The ALOE Class steel Net Tenders (AN-6 through 37) were launched between January 1941 and October 1941. Most of these ships did not see any Navy service after 1946 or 1947. Many of them were in mothballs in Navy Reserve and later in National Reserve fleets into the 1950's. Final disposition unknown. At least 8 of these ships were turned over to foreign nations.

Those remaining in continuous service for a number of years following WWII were BUTTERNUT, ELDER, MULBERRY AND HAZEL. Two ships CATALPA and TEABERRY were taken out of mothballs for further service.


The AILANTHUS Class wooden Net Tenders (AN-38 through 63 and AN-66 and AN-67) were launched between May 1943 and July 1944. After WWII all of these ships except WHITEWOOD were disposed of after 1946 and 1947. None of them were mothballed into the Reserve Fleets. At least 7 were turned over to foreign nations. Two were placed in Merchant Service. Three were sold to Van Camp Seafood Co. Disposition of others unknown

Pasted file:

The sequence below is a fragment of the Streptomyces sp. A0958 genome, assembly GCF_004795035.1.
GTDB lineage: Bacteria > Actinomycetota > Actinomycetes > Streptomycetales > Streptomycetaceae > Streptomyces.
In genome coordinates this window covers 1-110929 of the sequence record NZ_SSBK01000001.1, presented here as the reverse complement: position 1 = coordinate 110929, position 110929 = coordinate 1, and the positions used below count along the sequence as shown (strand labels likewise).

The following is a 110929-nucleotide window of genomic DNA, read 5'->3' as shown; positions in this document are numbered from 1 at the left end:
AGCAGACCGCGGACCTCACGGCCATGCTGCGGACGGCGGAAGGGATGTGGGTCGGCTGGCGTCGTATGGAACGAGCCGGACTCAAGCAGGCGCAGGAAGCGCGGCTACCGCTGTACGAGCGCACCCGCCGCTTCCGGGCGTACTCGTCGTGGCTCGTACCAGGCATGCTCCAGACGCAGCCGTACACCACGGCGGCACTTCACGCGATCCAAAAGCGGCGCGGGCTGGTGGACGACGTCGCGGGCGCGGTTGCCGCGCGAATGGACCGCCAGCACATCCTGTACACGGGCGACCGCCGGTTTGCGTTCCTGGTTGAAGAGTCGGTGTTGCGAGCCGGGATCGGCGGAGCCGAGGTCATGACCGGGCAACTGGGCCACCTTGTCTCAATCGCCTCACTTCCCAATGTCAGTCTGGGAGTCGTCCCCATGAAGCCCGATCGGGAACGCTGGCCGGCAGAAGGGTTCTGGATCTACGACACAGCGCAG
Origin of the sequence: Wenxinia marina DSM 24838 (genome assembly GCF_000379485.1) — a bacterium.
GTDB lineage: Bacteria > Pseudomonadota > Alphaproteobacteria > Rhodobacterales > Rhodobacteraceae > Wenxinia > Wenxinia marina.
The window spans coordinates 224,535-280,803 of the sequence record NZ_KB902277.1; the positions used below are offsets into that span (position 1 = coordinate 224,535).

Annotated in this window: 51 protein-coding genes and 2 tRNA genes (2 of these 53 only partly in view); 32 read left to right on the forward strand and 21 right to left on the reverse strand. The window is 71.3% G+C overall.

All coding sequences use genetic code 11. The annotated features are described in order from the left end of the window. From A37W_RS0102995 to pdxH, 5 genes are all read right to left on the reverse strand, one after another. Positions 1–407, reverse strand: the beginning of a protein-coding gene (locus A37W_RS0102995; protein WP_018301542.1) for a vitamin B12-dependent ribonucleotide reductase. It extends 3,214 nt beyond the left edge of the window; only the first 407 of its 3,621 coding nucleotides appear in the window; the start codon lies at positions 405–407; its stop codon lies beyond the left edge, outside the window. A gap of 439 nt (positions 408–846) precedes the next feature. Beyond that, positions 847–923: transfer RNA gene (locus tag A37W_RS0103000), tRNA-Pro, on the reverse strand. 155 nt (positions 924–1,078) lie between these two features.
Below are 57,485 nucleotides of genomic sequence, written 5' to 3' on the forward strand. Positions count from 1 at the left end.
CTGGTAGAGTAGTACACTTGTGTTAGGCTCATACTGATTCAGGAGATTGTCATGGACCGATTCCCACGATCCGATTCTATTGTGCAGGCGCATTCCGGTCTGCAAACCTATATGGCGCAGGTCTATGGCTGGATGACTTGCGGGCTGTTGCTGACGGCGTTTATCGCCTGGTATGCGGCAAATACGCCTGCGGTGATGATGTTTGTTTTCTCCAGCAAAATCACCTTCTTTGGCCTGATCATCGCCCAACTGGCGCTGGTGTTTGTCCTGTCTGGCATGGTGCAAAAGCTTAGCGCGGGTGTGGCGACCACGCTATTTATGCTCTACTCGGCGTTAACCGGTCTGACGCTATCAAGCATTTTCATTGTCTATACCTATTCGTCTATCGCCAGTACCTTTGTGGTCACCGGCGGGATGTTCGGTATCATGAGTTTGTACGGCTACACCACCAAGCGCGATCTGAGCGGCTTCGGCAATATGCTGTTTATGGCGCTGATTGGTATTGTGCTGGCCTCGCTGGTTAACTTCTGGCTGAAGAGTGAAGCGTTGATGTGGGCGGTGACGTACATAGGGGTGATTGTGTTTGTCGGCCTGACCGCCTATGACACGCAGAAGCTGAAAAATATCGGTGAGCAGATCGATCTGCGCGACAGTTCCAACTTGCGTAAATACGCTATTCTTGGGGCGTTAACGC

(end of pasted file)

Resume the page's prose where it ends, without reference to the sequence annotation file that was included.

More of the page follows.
The CAHOES Class steel Net Tenders (AN-78 through 92) were commissioned between March and May 1945, too late for World War II action. During the last few months of the war however 7 of these ships had duty in the Pacific, laying, maintaining and salvaging nets.

Six of the 15 ships were placed in the reserve fleet and did not see any further navy service. At least 3 of these ships were eventually turned over to foreign nations. Dispositions of the other 3 are unknown.

Seven ships were mothballed into the reserve fleet, but later recommissioned for further navy service for a number of years before being turned over to foreign nations or otherwise disposed of. These ships were CAHOES, ETLAN, MARIETTA, NAHANT, NAUBUC, TONAWANDA and TUNXIS.

WAXSAW AND YAZOO are the only 2 Cahoes Class Net Tenders that remained in continuous navy service following World War II.

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